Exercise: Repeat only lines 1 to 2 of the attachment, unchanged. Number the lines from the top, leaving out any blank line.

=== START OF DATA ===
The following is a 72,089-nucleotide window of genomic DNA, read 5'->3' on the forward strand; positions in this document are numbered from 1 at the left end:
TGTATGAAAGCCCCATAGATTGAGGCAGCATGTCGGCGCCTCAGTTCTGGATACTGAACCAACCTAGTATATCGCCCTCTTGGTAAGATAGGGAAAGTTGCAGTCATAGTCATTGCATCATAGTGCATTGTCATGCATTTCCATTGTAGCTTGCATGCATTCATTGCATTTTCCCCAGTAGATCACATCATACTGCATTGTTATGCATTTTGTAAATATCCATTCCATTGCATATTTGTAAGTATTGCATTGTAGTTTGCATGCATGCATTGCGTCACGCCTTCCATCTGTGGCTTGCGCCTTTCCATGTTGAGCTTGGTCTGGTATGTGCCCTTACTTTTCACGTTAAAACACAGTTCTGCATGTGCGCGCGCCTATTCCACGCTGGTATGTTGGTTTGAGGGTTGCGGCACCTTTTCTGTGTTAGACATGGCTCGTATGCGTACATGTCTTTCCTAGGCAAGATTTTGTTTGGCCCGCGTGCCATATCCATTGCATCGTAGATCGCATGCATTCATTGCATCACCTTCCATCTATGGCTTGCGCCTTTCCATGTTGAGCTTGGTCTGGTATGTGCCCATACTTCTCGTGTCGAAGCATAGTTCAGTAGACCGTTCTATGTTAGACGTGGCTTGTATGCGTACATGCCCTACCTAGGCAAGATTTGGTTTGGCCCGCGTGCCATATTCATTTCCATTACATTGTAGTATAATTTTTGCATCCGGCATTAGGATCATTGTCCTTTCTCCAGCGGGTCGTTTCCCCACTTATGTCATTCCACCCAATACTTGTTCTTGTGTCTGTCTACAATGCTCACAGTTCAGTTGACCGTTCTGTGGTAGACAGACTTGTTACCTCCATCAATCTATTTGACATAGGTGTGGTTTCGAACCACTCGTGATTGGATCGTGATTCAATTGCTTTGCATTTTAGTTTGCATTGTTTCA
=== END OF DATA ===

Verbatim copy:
The following is a 72,089-nucleotide window of genomic DNA, read 5'->3' on the forward strand; positions in this document are numbered from 1 at the left end:
TGTATGAAAGCCCCATAGATTGAGGCAGCATGTCGGCGCCTCAGTTCTGGATACTGAACCAACCTAGTATATCGCCCTCTTGGTAAGATAGGGAAAGTTGCAGTCATAGTCATTGCATCATAGTGCATTGTCATGCATTTCCATTGTAGCTTGCATGCATTCATTGCATTTTCCCCAGTAGATCACATCATACTGCATTGTTATGCATTTTGTAAATATCCATTCCATTGCATATTTGTAAGTATTGCATTGTAGTTTGCATGCATGCATTGCGTCACGCCTTCCATCTGTGGCTTGCGCCTTTCCATGTTGAGCTTGGTCTGGTATGTGCCCTTACTTTTCACGTTAAAACACAGTTCTGCATGTGCGCGCGCCTATTCCACGCTGGTATGTTGGTTTGAGGGTTGCGGCACCTTTTCTGTGTTAGACATGGCTCGTATGCGTACATGTCTTTCCTAGGCAAGATTTTGTTTGGCCCGCGTGCCATATCCATTGCATCGTAGATCGCATGCATTCATTGCATCACCTTCCATCTATGGCTTGCGCCTTTCCATGTTGAGCTTGGTCTGGTATGTGCCCATACTTCTCGTGTCGAAGCATAGTTCAGTAGACCGTTCTATGTTAGACGTGGCTTGTATGCGTACATGCCCTACCTAGGCAAGATTTGGTTTGGCCCGCGTGCCATATTCATTTCCATTACATTGTAGTATAATTTTTGCATCCGGCATTAGGATCATTGTCCTTTCTCCAGCGGGTCGTTTCCCCACTTATGTCATTCCACCCAATACTTGTTCTTGTGTCTGTCTACAATGCTCACAGTTCAGTTGACCGTTCTGTGGTAGACAGACTTGTTACCTCCATCAATCTATTTGACATAGGTGTGGTTTCGAACCACTCGTGATTGGATCGTGATTCAATTGCTTTGCATTTTAGTTTGCATTGTTTCA